Roy Williams acknowledges UNC’s unusual use of transfers as a ‘need,’ not a priority

CHARLOTTE, N.C. — North Carolina heads into the 2019-20 season with typical expectations for a Roy Williams team: compete for an ACC title and advance to the Final Four. How Williams plans to accomplish these goals, though, is unlike anything we’ve seen from him before.

Enter Christian Keeling and Justin Pierce, a pair of mid-major grad transfers who will have a significant impact on whether the Tar Heels live up to their lofty preseason projections. 

Keeling averaged 18.7 points and 6.9 rebounds per game and shot 38.0 percent from 3-point range last season with Charleston Southern. The 6-4 guard figures to have a major offensive role as he pairs up with ACC preseason freshman of the year Cole Anthony in the backcourt.

Pierce arrived at Chapel Hill via William & Mary after tallying 14.9 points, 8.9 rebounds and 4.1 assists per game last season. At 6-7, he has big shoes to fill at the wing after the pro departure of forward Nassir Little.

Transfers have become a growing aspect of roster construction in college basketball in recent years. Williams’ resistance to this movement, however, should raise questions with Keeling and Pierce both slotted into major roles. Though they were two of the most sought-after transfers this spring, Williams says their additions are simply to fill out the roster instead of a forthcoming trend. 

“We will always address (transfers) as a need, but not initially, because I don’t want that,” Williams said Wednesday at the ACC’s Operation Basketball media day.

North Carolina was forced to restructure its roster in the offseason after losing its top five scorers from one of the nation’s best offenses. According to ESPN’s list of the top transfers for the 2019-20 season, Pierce (fourth overall) and Keeling (sixth) should help.

Despite both players being notable names on transfer lists, the change of scenery for the newest Tar Heels is eye-opening. Keeling and Pierce were both unranked Class of 2016 recruits who had limited scholarship offers out of high school. Keeling wrapped his Charleston Southern career last season in a CIT loss against Hampton, while Pierce’s William & Mary team was bounced in the CAA Tournament quarterfinals against Delaware.

Both players will now see high-leverage minutes inside the 21,750-capacity Dean Smith Center against the likes of Duke, Virginia, Notre Dame and Ohio State. Don’t forget that these two will also appear in the ACC Tournament and, almost certainly, the NCAA Tournament come March.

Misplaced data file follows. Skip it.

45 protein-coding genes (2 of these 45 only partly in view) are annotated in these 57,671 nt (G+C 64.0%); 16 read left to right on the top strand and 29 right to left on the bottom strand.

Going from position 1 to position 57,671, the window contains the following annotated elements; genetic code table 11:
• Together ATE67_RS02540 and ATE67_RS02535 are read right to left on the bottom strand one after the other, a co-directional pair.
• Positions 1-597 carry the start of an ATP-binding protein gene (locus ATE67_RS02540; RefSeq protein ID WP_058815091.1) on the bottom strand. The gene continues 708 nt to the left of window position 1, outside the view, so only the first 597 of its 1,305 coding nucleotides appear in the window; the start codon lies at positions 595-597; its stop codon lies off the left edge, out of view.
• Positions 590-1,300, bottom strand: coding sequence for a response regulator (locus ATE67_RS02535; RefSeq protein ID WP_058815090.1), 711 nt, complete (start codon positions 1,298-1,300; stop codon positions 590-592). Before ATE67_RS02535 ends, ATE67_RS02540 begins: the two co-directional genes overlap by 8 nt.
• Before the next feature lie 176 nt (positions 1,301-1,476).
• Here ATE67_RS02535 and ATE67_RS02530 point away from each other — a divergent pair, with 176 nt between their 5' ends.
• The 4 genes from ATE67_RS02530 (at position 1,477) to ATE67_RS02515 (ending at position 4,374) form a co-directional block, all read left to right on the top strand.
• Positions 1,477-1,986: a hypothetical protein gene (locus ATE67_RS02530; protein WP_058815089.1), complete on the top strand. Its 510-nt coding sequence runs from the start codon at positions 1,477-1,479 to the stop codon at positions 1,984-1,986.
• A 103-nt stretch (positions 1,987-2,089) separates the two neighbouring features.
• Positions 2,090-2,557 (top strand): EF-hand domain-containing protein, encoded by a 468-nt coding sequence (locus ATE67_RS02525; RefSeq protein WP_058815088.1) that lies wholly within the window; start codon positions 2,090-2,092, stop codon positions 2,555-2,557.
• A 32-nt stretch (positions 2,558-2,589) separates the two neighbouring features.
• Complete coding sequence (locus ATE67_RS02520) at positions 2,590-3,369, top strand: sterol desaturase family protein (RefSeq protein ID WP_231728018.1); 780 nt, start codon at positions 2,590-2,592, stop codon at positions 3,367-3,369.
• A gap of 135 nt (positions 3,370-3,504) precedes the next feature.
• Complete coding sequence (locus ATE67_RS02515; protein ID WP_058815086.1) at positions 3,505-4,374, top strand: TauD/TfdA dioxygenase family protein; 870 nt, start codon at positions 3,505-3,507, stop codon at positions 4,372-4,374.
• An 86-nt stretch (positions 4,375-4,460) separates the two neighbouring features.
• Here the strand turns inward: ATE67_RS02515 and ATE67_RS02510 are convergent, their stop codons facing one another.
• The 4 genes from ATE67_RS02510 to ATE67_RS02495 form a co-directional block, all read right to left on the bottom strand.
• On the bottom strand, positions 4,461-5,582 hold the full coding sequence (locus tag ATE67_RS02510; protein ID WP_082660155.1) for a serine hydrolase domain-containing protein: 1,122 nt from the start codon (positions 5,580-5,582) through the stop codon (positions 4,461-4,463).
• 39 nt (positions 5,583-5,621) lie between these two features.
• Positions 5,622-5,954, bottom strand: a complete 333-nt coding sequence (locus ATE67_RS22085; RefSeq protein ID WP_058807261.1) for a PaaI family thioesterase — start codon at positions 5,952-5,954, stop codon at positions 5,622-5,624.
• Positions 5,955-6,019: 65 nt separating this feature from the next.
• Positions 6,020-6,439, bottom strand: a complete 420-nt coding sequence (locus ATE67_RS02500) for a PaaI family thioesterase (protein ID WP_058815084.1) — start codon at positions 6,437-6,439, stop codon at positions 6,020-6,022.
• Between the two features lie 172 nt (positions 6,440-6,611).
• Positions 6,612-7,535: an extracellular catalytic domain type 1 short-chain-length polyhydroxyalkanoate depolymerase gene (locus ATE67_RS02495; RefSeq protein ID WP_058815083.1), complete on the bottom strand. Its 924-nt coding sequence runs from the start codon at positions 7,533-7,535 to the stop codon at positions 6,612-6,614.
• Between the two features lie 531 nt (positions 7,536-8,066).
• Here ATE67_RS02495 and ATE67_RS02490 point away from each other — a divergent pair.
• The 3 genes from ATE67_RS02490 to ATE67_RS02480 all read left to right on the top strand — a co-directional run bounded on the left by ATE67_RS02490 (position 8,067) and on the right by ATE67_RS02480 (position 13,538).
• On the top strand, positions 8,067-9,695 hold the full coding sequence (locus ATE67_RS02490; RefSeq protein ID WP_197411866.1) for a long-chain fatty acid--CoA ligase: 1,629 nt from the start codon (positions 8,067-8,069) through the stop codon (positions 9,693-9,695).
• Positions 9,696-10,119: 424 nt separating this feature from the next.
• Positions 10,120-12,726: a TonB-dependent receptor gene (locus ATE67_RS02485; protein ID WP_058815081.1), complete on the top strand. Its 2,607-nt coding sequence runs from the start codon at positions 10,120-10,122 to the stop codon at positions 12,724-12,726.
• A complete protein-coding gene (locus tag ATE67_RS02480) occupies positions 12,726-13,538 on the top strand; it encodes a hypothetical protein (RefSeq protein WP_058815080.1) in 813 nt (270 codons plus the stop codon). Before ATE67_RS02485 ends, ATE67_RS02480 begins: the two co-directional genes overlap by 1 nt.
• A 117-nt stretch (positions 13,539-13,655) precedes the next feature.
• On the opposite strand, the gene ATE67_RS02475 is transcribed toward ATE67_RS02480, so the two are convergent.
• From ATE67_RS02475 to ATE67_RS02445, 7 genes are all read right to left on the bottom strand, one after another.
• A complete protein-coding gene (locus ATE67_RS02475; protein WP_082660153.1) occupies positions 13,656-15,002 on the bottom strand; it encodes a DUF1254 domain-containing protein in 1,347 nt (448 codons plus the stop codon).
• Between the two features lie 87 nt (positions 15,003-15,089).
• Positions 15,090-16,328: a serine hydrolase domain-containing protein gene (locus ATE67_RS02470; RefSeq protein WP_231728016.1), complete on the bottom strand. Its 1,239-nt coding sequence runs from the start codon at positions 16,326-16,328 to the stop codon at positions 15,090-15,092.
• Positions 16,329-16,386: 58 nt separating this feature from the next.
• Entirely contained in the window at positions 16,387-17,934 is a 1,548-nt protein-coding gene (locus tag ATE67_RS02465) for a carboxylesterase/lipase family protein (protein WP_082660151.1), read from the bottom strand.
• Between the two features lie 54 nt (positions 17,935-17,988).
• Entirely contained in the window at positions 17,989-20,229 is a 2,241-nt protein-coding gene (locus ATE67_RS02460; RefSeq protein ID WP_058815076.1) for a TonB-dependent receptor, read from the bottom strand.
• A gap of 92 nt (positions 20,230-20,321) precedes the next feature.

Even with five-star recruits Cole Anthony and Armando Bacot on the roster, the mid-major grad transfers could wind up as the two most important Tar Heels. It’s unusual territory for a North Carolina program that usually leans on veteran all-league talents and star-studded recruits. 

“I had four transfers at Kansas, two of them were fantastic, and I think we’ve had Justin Knox, Cam Johnson and (Keeling and Pierce),” Williams said. “I think those are the only four we’ve had at Carolina … and those have all been pretty good. But I do it out of need. I’d much rather have a freshman kid because it’s just more fun.”

Cameron Johnson, who led the Tar Heels last season in scoring, played 73 games with ACC foe Pittsburgh before transferring to North Carolina in 2017. That was a rare move then, and it’s even stranger now to see Williams dip into the transfer basket again.

Williams isn’t alone in his reluctance toward bringing in transfers. Michigan State’s Tom Izzo spoke with ESPN last month about his personal thoughts on how the transfer movement is impacting his program and the overall scope of college basketball. 

“I hate getting kids on a transfer, and I’m still not a fan of it,” Izzo told ESPN. “With all the freedom of transfers and playing right away, it could get ugly.”

Though Izzo is overtly opposed to the idea of transfers, he, too, has used them as a resource. Michigan State picked up a key asset in the offseason when Marquette transfer Joey Hauser announced he had committed to the Spartans.

Some coaches are far more dedicated to the transfer market than Williams and Izzo. Arkansas’ Eric Musselman had an all-transfer starting lineup last season at Nevada and Iowa State’s Steve Prohm has reeled in 11 transfers since 2016. April’s Final Four featured a number of former transfers, including Texas Tech’s Matt Mooney and Tariq Owens, Virginia’s Braxton Key and Auburn’s Samir Doughty. 

“It’s part of the game now and it doesn’t mean I have to like it,” Williams said about the ongoing trend of transfers in college basketball.

“Until Seventh Woods transferred, we were the only team in the country that hadn’t had a transfer in eight years. The (team ranked second) hadn’t had a transfer in three years. I’m very proud of that fact. If you’re proud of it one way, you shouldn’t be that interested in going the other direction.”

Whether Williams continues to avoid transfers or use them as a last-ditch roster patchwork remains to be seen. But if Keeling and Pierce play like all-leaguers and guide North Carolina deep in the NCAA Tournament, the incentive is there for Williams to continue the recent trend.

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